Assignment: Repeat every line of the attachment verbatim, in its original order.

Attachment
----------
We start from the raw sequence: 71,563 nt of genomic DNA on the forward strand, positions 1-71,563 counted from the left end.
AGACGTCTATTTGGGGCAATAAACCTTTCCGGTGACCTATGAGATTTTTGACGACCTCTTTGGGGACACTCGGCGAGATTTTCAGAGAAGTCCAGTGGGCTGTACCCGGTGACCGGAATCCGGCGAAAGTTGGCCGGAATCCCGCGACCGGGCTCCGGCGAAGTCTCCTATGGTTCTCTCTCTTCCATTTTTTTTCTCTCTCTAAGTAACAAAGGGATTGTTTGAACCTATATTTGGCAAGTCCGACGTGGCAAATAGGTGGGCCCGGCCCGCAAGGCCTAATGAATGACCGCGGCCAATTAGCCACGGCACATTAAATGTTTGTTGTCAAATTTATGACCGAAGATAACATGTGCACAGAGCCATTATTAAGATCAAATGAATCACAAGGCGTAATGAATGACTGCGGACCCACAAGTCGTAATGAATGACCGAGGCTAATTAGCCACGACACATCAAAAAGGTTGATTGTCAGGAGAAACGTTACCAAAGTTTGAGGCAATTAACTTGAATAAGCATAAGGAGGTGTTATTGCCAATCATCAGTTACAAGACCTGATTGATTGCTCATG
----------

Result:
We start from the raw sequence: 71,563 nt of genomic DNA on the forward strand, positions 1-71,563 counted from the left end.
AGACGTCTATTTGGGGCAATAAACCTTTCCGGTGACCTATGAGATTTTTGACGACCTCTTTGGGGACACTCGGCGAGATTTTCAGAGAAGTCCAGTGGGCTGTACCCGGTGACCGGAATCCGGCGAAAGTTGGCCGGAATCCCGCGACCGGGCTCCGGCGAAGTCTCCTATGGTTCTCTCTCTTCCATTTTTTTTCTCTCTCTAAGTAACAAAGGGATTGTTTGAACCTATATTTGGCAAGTCCGACGTGGCAAATAGGTGGGCCCGGCCCGCAAGGCCTAATGAATGACCGCGGCCAATTAGCCACGGCACATTAAATGTTTGTTGTCAAATTTATGACCGAAGATAACATGTGCACAGAGCCATTATTAAGATCAAATGAATCACAAGGCGTAATGAATGACTGCGGACCCACAAGTCGTAATGAATGACCGAGGCTAATTAGCCACGACACATCAAAAAGGTTGATTGTCAGGAGAAACGTTACCAAAGTTTGAGGCAATTAACTTGAATAAGCATAAGGAGGTGTTATTGCCAATCATCAGTTACAAGACCTGATTGATTGCTCATG